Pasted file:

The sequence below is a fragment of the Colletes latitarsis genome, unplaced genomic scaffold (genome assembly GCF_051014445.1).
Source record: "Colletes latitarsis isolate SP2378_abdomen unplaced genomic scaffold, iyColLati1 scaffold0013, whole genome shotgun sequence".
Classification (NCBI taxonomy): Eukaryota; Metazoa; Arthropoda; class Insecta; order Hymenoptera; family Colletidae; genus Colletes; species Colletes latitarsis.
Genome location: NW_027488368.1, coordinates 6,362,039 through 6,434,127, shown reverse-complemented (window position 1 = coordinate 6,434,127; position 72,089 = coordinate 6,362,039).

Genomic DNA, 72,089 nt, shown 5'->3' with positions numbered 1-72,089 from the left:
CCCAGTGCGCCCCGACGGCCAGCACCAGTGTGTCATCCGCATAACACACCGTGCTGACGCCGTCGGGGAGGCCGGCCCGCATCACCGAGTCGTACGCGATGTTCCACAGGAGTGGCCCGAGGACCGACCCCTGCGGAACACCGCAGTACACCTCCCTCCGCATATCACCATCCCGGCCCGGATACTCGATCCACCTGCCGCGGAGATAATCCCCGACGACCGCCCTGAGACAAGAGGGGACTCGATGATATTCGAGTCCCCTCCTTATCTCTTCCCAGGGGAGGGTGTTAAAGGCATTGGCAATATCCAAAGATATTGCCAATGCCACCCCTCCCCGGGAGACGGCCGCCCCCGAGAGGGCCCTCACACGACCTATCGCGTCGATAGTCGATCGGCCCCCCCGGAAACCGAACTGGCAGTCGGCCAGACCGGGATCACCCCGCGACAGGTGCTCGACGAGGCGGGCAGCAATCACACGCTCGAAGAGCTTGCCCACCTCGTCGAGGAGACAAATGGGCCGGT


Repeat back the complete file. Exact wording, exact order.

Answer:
The sequence below is a fragment of the Colletes latitarsis genome, unplaced genomic scaffold (genome assembly GCF_051014445.1).
Source record: "Colletes latitarsis isolate SP2378_abdomen unplaced genomic scaffold, iyColLati1 scaffold0013, whole genome shotgun sequence".
Classification (NCBI taxonomy): Eukaryota; Metazoa; Arthropoda; class Insecta; order Hymenoptera; family Colletidae; genus Colletes; species Colletes latitarsis.
Genome location: NW_027488368.1, coordinates 6,362,039 through 6,434,127, shown reverse-complemented (window position 1 = coordinate 6,434,127; position 72,089 = coordinate 6,362,039).

Genomic DNA, 72,089 nt, shown 5'->3' with positions numbered 1-72,089 from the left:
CCCAGTGCGCCCCGACGGCCAGCACCAGTGTGTCATCCGCATAACACACCGTGCTGACGCCGTCGGGGAGGCCGGCCCGCATCACCGAGTCGTACGCGATGTTCCACAGGAGTGGCCCGAGGACCGACCCCTGCGGAACACCGCAGTACACCTCCCTCCGCATATCACCATCCCGGCCCGGATACTCGATCCACCTGCCGCGGAGATAATCCCCGACGACCGCCCTGAGACAAGAGGGGACTCGATGATATTCGAGTCCCCTCCTTATCTCTTCCCAGGGGAGGGTGTTAAAGGCATTGGCAATATCCAAAGATATTGCCAATGCCACCCCTCCCCGGGAGACGGCCGCCCCCGAGAGGGCCCTCACACGACCTATCGCGTCGATAGTCGATCGGCCCCCCCGGAAACCGAACTGGCAGTCGGCCAGACCGGGATCACCCCGCGACAGGTGCTCGACGAGGCGGGCAGCAATCACACGCTCGAAGAGCTTGCCCACCTCGTCGAGGAGACAAATGGGCCGGT